Marking a unique moment in the story of the Young clan, The Marcus Hook Roll Band was the only project in which Alex, George, Malcolm, and Angus all participated in the studio. Mind you, this is not as profound as it sounds. The so-called band originally was really just members of the “Glasgow Mafia” getting together to record a couple of singles penned by Vanda and Young. The name of the “band” was simply an afterthought suggested by producer Wally Waller (formally of the seminal English psychedelic garage rock outfit, The Pretty Things) . Alex had played sax on one of these initial singles, “Louisiana Lady,” recorded in London in 1972 during Vanda and Young’s post Easybeats exile. Quickly forgotten by the public and band alike, Over a year later, Waller was approached by Capital Records asking that the “band” record an entire LP. Vanda and Young, by now back in Australia, and damned if they’d return to England, put together an entirely new band including George’s younger brother Malcolm, and also asked Angus to tag along, intending to give his kid brothers an idea of what working in the studio was all about. While Angus observed the sessions, and participated in some in-studio jams, it is unlikely that he featured on any finished tracks. So the claim that the Marcus Hook Roll Band featured all four brothers is a bit dubious and misleading. Still, the album and the previous singles are killer, bluesy, swaggering rock n’ roll, and should be listened to on their own merit.

I’m a Rebel

A coveted rarity to AC/DC fans, that band were coaxed into the studio to record brother Alex’s song after a gig in Germany in September of 1976. Supposedly, Alex himself handled the lead vocals, with a drunken Bon Scott backing him up. I say supposedly, because the recording was never released and memories of the recording are hazy. Members of the German heavy metal band, Accept, who recorded the song for their second album, had heard the AC/DC demo, and guitarist Wolf Hoffmann stated that he preferred that demo to his own band’s final version. In spite of the fact that it was never released, some claim to have heard it and if you go to YouTube you can find a recording that purports to the be the one made that night. However, the authenticity is unconfirmed. Jesse Fink, who wrote the book  The Youngs: The Brothers Who Built AC/DC, believes that recording to be authentic, and states that Bon Scott can definitely be heard providing backing vocals to Alex’s lead. I wasn’t so sure, and I actually reached out to John Tait, author of Vanda and Young: Inside Australia’s Hit Factory, the definitive book on the duo, to ask him what he thought, and he stated he had no real reason to doubt it, but I still got the sense that he was somewhat dubious. Take a listen and judge for yourself.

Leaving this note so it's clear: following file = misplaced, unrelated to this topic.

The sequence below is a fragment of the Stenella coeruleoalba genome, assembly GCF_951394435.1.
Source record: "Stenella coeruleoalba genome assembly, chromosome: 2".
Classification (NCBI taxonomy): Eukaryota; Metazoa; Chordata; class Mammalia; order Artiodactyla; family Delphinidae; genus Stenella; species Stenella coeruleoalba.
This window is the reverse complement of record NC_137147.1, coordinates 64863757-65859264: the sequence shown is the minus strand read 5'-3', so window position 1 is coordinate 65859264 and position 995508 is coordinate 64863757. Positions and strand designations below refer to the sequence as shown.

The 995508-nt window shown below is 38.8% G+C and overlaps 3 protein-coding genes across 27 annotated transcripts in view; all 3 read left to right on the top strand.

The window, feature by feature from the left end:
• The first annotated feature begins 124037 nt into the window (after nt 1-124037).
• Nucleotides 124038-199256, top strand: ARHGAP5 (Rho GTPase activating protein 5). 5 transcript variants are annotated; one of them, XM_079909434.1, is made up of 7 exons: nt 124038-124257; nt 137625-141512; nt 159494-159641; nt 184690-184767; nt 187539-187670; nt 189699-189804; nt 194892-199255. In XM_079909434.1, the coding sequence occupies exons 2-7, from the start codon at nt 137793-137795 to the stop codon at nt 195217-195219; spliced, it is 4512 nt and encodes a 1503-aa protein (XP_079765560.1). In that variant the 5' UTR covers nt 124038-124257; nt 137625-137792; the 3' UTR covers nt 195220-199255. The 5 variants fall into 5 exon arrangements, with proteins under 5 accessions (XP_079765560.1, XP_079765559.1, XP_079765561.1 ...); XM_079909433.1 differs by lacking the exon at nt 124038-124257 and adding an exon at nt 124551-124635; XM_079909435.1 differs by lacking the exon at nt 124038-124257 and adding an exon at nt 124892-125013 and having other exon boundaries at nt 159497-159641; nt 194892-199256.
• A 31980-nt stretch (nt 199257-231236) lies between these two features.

Flash and the Pan

In spite of the duo’s utter disdain for touring and promotion, Harry Vanda and George Young’s new-wave studio project had significant success in Australia, was huge in Europe and, according to a friend of mine, had an inexplicable following in rural Pennsylvania. Flash and the Pan released their first album in 1978. Up to this time, Vanda and Young had spent most of the decade behind the scenes, writing and producing hits for other artists (it was around this time that Vanda and Young would let go of the production reins for AC/DC). Even if they initially tried to preserve their anonymity, recording under a cryptic but self-consciously punny moniker, it was still the first time in a dog’s age that the duo went into the studio to record their own material. A far cry from the earnest, rich, and tuneful songs of latter day Easybeats, Flash and The Pan’s debut album was robotic and cold, yet atmospheric, and eminently danceable. They seemed to eschew melody whenever possible, with the verses to the songs largely being spoken rather than sung, but still the record is packed with deep grooves and killer hooks, with lyrics that were sneering, snarky, and darkly satirical.

Their first album is fucking brilliant and the obvious place to start with this project. It contains their first single “Hey, St. Peter,” a enigmatic ode/condemnation of New York City which was released two years earlier. Could the song’s lyrics be interpreted as a psychic reading of the monumental changes then going on in the New York music scene coming from a couple of dudes on the other side of the planet? Doubtful, but it’s still a good song. “Walking in the Rain” is another highlight, though a cover by the exotic, androgynous pop diva Grace Jones would give the song greater visibility. “California,” the only song on the album not written by Harry and George, postulates the accidental nuking of the American west coast. Brooding, angrily hip, apocalyptic, the whole song is a dark cloud with a Cheshire cat smile. The writing credit went to an “M. James,” but it was just another pseudonym that older brother Alex published songs under (evidently the name of his wife). “I thought that song would be perfect for Flash and the Pan,” mused Harry Vanda, “I really liked Alex. He was very much his own man.”

Get through those and then we’ll talk.